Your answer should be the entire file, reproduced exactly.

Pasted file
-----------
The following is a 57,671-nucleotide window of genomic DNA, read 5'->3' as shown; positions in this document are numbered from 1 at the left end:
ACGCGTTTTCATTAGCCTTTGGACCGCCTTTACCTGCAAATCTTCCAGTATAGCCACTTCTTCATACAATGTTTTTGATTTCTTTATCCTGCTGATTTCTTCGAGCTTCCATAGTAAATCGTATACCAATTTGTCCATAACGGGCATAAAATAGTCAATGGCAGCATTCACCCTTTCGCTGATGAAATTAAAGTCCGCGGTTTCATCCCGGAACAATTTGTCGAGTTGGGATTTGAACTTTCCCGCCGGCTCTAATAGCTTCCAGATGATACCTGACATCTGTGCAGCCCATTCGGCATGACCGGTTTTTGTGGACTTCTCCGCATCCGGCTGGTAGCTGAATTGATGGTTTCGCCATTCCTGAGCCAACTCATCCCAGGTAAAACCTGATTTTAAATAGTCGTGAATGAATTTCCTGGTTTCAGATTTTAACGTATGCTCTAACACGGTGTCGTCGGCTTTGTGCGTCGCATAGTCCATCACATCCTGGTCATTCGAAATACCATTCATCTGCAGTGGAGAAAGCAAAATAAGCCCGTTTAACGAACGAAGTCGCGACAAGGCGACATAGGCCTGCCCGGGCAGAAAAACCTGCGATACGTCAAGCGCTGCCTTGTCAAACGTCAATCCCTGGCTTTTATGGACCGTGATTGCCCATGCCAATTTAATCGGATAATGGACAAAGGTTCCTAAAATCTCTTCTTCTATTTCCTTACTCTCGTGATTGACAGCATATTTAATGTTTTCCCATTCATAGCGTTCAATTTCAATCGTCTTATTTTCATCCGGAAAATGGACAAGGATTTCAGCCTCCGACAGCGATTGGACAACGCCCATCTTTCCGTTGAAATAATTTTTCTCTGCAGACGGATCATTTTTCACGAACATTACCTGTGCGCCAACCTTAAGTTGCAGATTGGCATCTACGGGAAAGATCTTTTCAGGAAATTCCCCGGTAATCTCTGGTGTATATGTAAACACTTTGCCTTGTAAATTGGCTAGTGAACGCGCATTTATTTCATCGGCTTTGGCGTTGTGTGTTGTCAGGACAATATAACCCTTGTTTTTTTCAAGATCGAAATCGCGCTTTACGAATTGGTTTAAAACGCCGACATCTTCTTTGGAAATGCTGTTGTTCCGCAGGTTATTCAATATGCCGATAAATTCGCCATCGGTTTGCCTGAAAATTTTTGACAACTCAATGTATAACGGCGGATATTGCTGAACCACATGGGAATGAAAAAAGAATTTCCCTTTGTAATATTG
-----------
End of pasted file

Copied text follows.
The following is a 57,671-nucleotide window of genomic DNA, read 5'->3' as shown; positions in this document are numbered from 1 at the left end:
ACGCGTTTTCATTAGCCTTTGGACCGCCTTTACCTGCAAATCTTCCAGTATAGCCACTTCTTCATACAATGTTTTTGATTTCTTTATCCTGCTGATTTCTTCGAGCTTCCATAGTAAATCGTATACCAATTTGTCCATAACGGGCATAAAATAGTCAATGGCAGCATTCACCCTTTCGCTGATGAAATTAAAGTCCGCGGTTTCATCCCGGAACAATTTGTCGAGTTGGGATTTGAACTTTCCCGCCGGCTCTAATAGCTTCCAGATGATACCTGACATCTGTGCAGCCCATTCGGCATGACCGGTTTTTGTGGACTTCTCCGCATCCGGCTGGTAGCTGAATTGATGGTTTCGCCATTCCTGAGCCAACTCATCCCAGGTAAAACCTGATTTTAAATAGTCGTGAATGAATTTCCTGGTTTCAGATTTTAACGTATGCTCTAACACGGTGTCGTCGGCTTTGTGCGTCGCATAGTCCATCACATCCTGGTCATTCGAAATACCATTCATCTGCAGTGGAGAAAGCAAAATAAGCCCGTTTAACGAACGAAGTCGCGACAAGGCGACATAGGCCTGCCCGGGCAGAAAAACCTGCGATACGTCAAGCGCTGCCTTGTCAAACGTCAATCCCTGGCTTTTATGGACCGTGATTGCCCATGCCAATTTAATCGGATAATGGACAAAGGTTCCTAAAATCTCTTCTTCTATTTCCTTACTCTCGTGATTGACAGCATATTTAATGTTTTCCCATTCATAGCGTTCAATTTCAATCGTCTTATTTTCATCCGGAAAATGGACAAGGATTTCAGCCTCCGACAGCGATTGGACAACGCCCATCTTTCCGTTGAAATAATTTTTCTCTGCAGACGGATCATTTTTCACGAACATTACCTGTGCGCCAACCTTAAGTTGCAGATTGGCATCTACGGGAAAGATCTTTTCAGGAAATTCCCCGGTAATCTCTGGTGTATATGTAAACACTTTGCCTTGTAAATTGGCTAGTGAACGCGCATTTATTTCATCGGCTTTGGCGTTGTGTGTTGTCAGGACAATATAACCCTTGTTTTTTTCAAGATCGAAATCGCGCTTTACGAATTGGTTTAAAACGCCGACATCTTCTTTGGAAATGCTGTTGTTCCGCAGGTTATTCAATATGCCGATAAATTCGCCATCGGTTTGCCTGAAAATTTTTGACAACTCAATGTATAACGGCGGATATTGCTGAACCACATGGGAATGAAAAAAGAATTTCCCTTTGTAATATTG